In a little over a week, we will celebrate the resurrection of Christ, and this Easter celebration comes with a price. We sit with Christ and the apostles on Holy Thursday during the Seder meal. We enter into the passion with Christ and join our suffering with his.
The emotion humanity is united in is suffering. We all suffer, we all feel pain, and we all will die. That may seem like a dark and depressing picture, yet when we understand death and see the transition that occurs, we will feel less uneasy.
Death, on different levels, occurs around us each day, and death is not a permanent state and it is not bad.
We understand our relationships as they connect us in this life. We have family, spouses, friends and special people we are close to, and death takes them away from us.
We are united in death with Christ that we may rise with Christ. See your deceased loved one in your mind’s eye right now. See them being placed in the tomb with Christ. The rock is moved in front of the tomb and there is darkness and silence.
Maybe that is where you may be right now. There is a death of a friendship, marriage or perhaps the death of a vice or an addiction.
Place yourself on the road to Calvary and feel the pain as Jesus is beaten, whipped, spat on, jeered at and stripped of his clothes. Now unite the pain you experience and see Jesus looking into your eyes and telling you, “It is for this that I have come.”
Jesus came for each and every moment of your life and mine. No matter how bad it may get and no matter how long the road is without a bend, Jesus is there with us.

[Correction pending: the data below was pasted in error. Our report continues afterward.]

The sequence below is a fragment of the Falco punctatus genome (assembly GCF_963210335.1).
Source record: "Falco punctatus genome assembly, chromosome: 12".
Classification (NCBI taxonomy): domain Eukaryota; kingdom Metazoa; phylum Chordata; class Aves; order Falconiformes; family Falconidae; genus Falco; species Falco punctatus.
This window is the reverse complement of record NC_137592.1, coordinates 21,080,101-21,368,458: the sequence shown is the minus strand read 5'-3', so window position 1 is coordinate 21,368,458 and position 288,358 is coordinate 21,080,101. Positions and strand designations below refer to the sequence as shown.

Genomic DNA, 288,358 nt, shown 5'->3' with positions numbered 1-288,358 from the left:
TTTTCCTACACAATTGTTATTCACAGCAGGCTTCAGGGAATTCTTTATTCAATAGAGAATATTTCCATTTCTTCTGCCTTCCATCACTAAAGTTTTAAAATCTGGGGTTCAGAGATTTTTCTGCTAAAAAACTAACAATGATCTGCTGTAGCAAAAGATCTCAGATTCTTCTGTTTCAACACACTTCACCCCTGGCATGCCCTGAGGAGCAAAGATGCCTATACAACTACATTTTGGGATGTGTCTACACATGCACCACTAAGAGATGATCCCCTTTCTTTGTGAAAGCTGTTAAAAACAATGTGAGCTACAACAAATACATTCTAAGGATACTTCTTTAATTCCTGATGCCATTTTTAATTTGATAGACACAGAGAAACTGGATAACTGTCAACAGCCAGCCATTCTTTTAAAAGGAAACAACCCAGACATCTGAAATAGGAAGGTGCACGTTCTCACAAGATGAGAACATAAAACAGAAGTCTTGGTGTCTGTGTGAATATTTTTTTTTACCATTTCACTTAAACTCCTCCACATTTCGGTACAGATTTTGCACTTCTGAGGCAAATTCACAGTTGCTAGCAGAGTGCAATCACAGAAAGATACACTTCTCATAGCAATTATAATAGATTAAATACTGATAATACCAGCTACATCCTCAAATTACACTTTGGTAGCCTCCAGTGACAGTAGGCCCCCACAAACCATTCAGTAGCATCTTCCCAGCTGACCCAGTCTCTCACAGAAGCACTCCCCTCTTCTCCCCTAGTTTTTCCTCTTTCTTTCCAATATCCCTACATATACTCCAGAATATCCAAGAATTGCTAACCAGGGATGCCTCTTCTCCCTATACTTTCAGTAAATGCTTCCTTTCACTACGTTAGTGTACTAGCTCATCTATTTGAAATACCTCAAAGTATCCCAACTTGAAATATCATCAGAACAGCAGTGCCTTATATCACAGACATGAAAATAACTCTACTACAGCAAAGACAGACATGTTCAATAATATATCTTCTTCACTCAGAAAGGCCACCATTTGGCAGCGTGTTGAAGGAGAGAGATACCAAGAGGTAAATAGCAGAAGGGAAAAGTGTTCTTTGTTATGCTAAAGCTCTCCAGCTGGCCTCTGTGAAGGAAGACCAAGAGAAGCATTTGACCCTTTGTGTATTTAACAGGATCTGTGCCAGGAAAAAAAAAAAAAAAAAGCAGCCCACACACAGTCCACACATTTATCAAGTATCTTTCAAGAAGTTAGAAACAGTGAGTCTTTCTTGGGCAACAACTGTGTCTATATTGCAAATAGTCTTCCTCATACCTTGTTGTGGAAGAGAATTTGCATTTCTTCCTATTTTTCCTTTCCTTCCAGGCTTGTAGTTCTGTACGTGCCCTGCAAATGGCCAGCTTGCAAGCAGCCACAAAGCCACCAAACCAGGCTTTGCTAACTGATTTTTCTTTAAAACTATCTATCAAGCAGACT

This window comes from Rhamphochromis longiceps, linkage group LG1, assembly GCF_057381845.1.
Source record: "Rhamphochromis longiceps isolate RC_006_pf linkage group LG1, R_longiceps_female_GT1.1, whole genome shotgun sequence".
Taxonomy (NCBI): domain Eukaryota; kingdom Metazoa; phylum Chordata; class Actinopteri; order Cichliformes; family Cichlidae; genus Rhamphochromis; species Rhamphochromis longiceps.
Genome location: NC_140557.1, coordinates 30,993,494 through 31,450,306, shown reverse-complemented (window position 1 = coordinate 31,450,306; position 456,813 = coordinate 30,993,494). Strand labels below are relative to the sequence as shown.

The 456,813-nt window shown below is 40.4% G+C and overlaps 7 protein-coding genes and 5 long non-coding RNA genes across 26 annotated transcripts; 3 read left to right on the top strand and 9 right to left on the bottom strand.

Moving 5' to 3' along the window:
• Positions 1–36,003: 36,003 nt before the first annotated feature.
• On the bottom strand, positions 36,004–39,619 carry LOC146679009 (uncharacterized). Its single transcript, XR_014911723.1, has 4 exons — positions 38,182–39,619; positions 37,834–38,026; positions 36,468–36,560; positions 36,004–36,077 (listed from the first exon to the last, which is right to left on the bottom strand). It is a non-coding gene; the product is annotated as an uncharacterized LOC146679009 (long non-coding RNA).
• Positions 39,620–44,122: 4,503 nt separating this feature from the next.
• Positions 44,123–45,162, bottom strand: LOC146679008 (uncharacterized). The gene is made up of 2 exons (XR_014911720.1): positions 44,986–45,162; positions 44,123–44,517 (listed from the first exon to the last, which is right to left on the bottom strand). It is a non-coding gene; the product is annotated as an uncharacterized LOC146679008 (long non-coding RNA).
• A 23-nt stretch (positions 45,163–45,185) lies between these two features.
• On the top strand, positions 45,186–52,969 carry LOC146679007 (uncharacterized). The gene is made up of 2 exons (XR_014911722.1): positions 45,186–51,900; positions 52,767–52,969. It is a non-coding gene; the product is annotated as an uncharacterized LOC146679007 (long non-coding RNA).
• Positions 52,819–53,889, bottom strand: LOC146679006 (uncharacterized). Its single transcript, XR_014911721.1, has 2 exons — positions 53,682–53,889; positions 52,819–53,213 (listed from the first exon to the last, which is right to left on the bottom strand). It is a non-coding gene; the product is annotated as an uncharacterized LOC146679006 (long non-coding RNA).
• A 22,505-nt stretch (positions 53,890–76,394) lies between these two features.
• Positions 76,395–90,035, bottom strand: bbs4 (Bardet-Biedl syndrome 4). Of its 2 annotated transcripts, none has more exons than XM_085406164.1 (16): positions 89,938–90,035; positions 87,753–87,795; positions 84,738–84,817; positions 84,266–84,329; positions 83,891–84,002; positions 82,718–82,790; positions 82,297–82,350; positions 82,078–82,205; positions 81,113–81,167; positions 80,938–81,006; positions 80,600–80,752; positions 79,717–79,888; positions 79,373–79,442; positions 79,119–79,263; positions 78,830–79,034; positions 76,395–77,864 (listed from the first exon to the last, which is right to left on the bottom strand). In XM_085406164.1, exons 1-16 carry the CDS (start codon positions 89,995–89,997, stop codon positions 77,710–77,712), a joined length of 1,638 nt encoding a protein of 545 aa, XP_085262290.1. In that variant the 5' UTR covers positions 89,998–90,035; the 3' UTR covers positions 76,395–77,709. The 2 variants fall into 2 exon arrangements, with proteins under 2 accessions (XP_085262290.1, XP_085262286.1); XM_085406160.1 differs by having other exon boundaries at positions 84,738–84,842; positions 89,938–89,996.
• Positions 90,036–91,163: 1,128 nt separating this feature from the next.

This is my final story for The Gannon Knight. Over the last four years, I have sat in front of my laptop and thought of you. I have never met some of you and may never meet some of you and yet, in some way, we are connected.
Please remember a few life lessons.
First, love God. Second, love everyone. Be Christ for this broken world. You must see Christ in all those you meet and be Christ for all who see you.
Please don’t be confined inside the box, but open that box, climb out and challenge the box maker. When you encounter conformity that stagnates the human freedom and growth, a point of view that isolates a particular orientation, when you are working within an institution that doesn’t allow thoughts and oppresses the mind, turn the table over and chase all of them out of the house.
The tomb is the box. You can sit in silence while the world keeps “doing what it has always done” or you can rise with Christ and proclaim the truth. You can sit in the darkness or step into the light. You can spit on Christ, because everyone else is, or you can be Simon and Veronica, risking everything for those being treated unfairly.
“Be not afraid” are the words spoken on his first papal appearance by soon-to-be St. John Paul II.
If you think for a moment that you can’t do something, you won’t. See it already done and work from there. Don’t be afraid of the road; there will be dangers and peaceful moments along the way. Stand up for what’s right. Don’t falter when someone in a higher office tells you to “be quiet and let it be.” Turn over the table and run them out!
As I turn over my office to my successor, I ask that there will always be a Spirit of truth upon you. Don’t be afraid to write; you have been given a very special gift and now use it to get the truth out. Familiarity breeds contempt and owe no man a favor that he may harness you. Find time to be quiet and ask for wisdom, and surely she will come.
To the class of 2014, thank you. We have shared many moments together and your strength helped me in my weakness.
To the administration, faculty, staff and friends who have been there every day, thank you. You will see the fruit of your labor and God will bless you for that.
To the future of Gannon University, “Be not afraid.” There is a divine plan that will unfold in life. With God as our steersman, we will never go astray.
Finally, Pete, thank you; for without you I would not be in this vineyard. May you have eternal rest.
L.I.F.E. – it gets better.